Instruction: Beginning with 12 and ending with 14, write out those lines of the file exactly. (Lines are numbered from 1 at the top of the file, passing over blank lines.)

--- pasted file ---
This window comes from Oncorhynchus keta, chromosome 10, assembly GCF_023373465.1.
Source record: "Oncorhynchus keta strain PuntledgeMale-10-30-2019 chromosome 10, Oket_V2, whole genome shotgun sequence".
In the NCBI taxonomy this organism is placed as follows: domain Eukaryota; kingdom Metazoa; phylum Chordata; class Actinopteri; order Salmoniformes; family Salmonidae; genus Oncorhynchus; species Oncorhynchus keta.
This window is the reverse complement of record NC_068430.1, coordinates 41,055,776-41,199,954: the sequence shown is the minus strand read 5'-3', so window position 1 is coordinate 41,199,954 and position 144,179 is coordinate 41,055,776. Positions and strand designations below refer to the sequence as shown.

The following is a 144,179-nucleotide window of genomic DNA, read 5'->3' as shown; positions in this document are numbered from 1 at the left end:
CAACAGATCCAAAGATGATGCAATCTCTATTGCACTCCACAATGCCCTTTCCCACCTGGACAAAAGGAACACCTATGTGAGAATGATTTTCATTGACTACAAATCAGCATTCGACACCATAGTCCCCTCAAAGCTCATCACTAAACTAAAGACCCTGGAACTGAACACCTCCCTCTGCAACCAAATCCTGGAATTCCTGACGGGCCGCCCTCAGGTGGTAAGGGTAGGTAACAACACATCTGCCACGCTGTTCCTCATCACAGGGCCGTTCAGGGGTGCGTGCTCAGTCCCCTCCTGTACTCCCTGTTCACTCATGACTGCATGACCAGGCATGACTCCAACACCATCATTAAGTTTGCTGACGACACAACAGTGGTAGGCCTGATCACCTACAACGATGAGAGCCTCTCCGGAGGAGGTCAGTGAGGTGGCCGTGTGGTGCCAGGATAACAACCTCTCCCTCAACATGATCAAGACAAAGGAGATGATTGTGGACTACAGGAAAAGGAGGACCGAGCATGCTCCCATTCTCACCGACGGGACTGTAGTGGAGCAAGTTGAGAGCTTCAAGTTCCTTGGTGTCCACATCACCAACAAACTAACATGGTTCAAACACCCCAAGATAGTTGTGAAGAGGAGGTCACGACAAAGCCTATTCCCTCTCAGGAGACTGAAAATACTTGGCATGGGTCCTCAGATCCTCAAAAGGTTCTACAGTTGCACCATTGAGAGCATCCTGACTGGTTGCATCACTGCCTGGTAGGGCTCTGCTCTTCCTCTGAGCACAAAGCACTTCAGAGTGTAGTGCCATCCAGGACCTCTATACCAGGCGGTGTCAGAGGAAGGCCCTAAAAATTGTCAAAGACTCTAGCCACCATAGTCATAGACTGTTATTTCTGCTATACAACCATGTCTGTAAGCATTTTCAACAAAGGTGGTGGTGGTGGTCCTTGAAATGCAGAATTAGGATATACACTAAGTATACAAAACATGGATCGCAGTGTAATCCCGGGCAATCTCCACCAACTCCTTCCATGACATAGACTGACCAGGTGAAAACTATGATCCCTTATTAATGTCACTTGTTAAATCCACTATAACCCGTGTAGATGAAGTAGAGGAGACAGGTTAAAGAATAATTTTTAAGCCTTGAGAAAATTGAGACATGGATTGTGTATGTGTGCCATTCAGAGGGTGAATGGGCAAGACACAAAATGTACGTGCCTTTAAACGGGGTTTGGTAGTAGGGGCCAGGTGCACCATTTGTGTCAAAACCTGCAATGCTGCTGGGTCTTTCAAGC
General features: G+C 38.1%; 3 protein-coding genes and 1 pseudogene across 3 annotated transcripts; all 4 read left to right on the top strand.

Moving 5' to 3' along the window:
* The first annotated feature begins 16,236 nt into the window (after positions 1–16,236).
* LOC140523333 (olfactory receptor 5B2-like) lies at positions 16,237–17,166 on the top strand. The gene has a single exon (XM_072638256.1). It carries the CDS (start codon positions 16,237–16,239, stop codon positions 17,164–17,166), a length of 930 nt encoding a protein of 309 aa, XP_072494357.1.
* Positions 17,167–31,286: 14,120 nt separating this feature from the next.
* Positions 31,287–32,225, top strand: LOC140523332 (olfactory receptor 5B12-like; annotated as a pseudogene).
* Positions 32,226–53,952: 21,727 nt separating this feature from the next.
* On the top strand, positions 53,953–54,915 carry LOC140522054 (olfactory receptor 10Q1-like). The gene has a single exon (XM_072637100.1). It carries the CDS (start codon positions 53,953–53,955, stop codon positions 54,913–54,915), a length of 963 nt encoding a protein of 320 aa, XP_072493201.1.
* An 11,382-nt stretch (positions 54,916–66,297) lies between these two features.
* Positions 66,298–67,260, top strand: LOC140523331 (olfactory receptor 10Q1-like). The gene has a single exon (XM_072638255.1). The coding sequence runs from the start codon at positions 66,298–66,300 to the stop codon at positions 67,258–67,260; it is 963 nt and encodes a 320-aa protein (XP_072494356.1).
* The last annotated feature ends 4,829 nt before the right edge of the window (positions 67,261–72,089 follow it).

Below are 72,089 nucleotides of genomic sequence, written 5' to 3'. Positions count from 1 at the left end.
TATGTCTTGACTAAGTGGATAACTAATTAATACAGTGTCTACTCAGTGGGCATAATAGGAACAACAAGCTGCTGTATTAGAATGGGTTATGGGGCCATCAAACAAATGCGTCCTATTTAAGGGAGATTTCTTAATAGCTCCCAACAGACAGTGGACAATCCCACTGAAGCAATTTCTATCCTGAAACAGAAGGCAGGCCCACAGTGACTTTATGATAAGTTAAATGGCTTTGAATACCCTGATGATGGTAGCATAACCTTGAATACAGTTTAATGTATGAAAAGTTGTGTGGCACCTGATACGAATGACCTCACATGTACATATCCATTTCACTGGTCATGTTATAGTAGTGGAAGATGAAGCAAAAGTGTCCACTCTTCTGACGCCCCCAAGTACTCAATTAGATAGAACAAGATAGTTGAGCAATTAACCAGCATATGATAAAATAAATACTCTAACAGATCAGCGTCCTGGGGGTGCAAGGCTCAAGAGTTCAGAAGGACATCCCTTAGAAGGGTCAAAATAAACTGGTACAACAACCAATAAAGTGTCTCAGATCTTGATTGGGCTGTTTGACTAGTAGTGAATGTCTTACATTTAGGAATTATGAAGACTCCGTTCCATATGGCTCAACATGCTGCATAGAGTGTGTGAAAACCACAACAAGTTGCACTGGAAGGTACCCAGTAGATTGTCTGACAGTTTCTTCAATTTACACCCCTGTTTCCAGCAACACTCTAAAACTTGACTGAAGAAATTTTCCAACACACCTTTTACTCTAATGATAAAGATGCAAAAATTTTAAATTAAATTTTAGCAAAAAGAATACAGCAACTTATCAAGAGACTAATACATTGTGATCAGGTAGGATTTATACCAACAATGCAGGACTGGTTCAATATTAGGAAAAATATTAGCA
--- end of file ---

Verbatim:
* Positions 31,287–32,225, top strand: LOC140523332 (olfactory receptor 5B12-like; annotated as a pseudogene).
* Positions 32,226–53,952: 21,727 nt separating this feature from the next.
* On the top strand, positions 53,953–54,915 carry LOC140522054 (olfactory receptor 10Q1-like). The gene has a single exon (XM_072637100.1). It carries the CDS (start codon positions 53,953–53,955, stop codon positions 54,913–54,915), a length of 963 nt encoding a protein of 320 aa, XP_072493201.1.